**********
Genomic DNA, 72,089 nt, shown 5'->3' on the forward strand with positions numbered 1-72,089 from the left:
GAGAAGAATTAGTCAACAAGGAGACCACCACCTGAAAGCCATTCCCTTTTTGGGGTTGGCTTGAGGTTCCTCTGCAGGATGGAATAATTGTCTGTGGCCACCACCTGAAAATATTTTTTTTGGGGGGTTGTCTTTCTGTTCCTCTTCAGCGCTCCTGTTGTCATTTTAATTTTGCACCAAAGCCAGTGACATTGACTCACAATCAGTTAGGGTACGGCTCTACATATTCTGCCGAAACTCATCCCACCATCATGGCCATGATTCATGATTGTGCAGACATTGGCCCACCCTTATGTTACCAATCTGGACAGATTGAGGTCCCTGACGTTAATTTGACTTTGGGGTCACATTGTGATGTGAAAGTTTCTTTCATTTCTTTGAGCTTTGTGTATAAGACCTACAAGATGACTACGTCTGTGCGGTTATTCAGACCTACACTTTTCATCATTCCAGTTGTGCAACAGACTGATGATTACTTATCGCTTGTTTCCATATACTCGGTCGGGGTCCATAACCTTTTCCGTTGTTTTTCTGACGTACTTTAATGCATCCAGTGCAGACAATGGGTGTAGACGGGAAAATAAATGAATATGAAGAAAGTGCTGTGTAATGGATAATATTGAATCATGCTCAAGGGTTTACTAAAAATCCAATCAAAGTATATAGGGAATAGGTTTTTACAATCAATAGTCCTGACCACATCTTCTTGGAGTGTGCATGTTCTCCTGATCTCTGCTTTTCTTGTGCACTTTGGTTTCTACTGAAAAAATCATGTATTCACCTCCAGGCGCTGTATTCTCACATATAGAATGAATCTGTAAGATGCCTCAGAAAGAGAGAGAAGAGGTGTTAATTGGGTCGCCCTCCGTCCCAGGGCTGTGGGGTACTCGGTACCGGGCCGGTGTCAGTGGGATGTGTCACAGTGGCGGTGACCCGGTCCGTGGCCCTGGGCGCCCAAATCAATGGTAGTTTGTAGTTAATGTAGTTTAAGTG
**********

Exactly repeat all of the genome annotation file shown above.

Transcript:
Genomic DNA, 72,089 nt, shown 5'->3' on the forward strand with positions numbered 1-72,089 from the left:
GAGAAGAATTAGTCAACAAGGAGACCACCACCTGAAAGCCATTCCCTTTTTGGGGTTGGCTTGAGGTTCCTCTGCAGGATGGAATAATTGTCTGTGGCCACCACCTGAAAATATTTTTTTTGGGGGGTTGTCTTTCTGTTCCTCTTCAGCGCTCCTGTTGTCATTTTAATTTTGCACCAAAGCCAGTGACATTGACTCACAATCAGTTAGGGTACGGCTCTACATATTCTGCCGAAACTCATCCCACCATCATGGCCATGATTCATGATTGTGCAGACATTGGCCCACCCTTATGTTACCAATCTGGACAGATTGAGGTCCCTGACGTTAATTTGACTTTGGGGTCACATTGTGATGTGAAAGTTTCTTTCATTTCTTTGAGCTTTGTGTATAAGACCTACAAGATGACTACGTCTGTGCGGTTATTCAGACCTACACTTTTCATCATTCCAGTTGTGCAACAGACTGATGATTACTTATCGCTTGTTTCCATATACTCGGTCGGGGTCCATAACCTTTTCCGTTGTTTTTCTGACGTACTTTAATGCATCCAGTGCAGACAATGGGTGTAGACGGGAAAATAAATGAATATGAAGAAAGTGCTGTGTAATGGATAATATTGAATCATGCTCAAGGGTTTACTAAAAATCCAATCAAAGTATATAGGGAATAGGTTTTTACAATCAATAGTCCTGACCACATCTTCTTGGAGTGTGCATGTTCTCCTGATCTCTGCTTTTCTTGTGCACTTTGGTTTCTACTGAAAAAATCATGTATTCACCTCCAGGCGCTGTATTCTCACATATAGAATGAATCTGTAAGATGCCTCAGAAAGAGAGAGAAGAGGTGTTAATTGGGTCGCCCTCCGTCCCAGGGCTGTGGGGTACTCGGTACCGGGCCGGTGTCAGTGGGATGTGTCACAGTGGCGGTGACCCGGTCCGTGGCCCTGGGCGCCCAAATCAATGGTAGTTTGTAGTTAATGTAGTTTAAGTG